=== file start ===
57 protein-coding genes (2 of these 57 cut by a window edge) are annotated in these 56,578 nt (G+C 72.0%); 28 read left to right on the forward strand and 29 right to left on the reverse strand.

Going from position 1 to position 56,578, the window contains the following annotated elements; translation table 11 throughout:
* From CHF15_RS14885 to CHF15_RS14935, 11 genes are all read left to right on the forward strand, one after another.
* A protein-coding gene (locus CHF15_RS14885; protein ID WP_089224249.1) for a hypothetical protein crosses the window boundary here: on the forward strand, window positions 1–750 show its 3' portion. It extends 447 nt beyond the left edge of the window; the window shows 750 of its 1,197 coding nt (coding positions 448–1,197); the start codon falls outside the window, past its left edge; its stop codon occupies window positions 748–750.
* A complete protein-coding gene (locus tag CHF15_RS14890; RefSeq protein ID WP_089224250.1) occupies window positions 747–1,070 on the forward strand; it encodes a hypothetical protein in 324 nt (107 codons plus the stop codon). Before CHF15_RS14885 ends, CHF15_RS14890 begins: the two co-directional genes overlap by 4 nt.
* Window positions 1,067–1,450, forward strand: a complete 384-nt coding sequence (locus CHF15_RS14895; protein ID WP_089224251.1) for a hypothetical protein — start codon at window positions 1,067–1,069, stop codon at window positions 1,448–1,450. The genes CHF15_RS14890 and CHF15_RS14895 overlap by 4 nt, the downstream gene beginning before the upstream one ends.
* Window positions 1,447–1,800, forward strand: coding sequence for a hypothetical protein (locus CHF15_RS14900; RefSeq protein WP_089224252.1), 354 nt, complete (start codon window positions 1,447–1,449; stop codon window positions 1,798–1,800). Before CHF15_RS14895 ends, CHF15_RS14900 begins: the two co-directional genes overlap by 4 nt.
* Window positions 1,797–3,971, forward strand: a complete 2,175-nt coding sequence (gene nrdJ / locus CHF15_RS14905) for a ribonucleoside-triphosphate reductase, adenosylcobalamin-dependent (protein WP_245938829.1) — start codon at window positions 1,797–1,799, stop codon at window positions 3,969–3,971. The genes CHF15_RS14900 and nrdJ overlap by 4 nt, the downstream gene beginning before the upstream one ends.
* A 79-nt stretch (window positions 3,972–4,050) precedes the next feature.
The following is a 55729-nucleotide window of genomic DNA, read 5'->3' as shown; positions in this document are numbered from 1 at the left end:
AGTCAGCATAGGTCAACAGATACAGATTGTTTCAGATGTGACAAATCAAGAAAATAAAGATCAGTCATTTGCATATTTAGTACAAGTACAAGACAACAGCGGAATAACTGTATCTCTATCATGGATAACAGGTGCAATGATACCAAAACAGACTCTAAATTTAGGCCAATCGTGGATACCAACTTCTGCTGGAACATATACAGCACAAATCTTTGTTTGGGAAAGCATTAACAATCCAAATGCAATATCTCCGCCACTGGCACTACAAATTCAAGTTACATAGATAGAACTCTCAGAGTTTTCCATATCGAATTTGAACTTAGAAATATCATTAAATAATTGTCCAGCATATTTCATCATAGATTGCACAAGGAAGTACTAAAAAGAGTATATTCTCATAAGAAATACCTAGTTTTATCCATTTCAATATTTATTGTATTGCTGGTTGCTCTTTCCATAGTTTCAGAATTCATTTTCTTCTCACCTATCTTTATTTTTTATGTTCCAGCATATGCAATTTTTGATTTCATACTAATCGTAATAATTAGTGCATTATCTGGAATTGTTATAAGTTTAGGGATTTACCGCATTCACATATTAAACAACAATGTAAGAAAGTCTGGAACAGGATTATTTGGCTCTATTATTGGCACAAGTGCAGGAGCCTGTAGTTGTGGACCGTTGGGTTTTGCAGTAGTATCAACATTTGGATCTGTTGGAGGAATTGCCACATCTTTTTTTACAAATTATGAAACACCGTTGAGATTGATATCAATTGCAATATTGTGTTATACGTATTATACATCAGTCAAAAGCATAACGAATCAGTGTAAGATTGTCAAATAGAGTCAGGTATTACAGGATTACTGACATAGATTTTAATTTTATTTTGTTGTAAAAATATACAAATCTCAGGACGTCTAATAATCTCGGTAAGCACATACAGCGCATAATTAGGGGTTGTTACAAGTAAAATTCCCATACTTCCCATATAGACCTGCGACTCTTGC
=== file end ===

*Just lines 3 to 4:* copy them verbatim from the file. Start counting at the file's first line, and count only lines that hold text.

* From CHF15_RS14885 to CHF15_RS14935, 11 genes are all read left to right on the forward strand, one after another.
* A protein-coding gene (locus CHF15_RS14885; protein ID WP_089224249.1) for a hypothetical protein crosses the window boundary here: on the forward strand, window positions 1–750 show its 3' portion. It extends 447 nt beyond the left edge of the window; the window shows 750 of its 1,197 coding nt (coding positions 448–1,197); the start codon falls outside the window, past its left edge; its stop codon occupies window positions 748–750.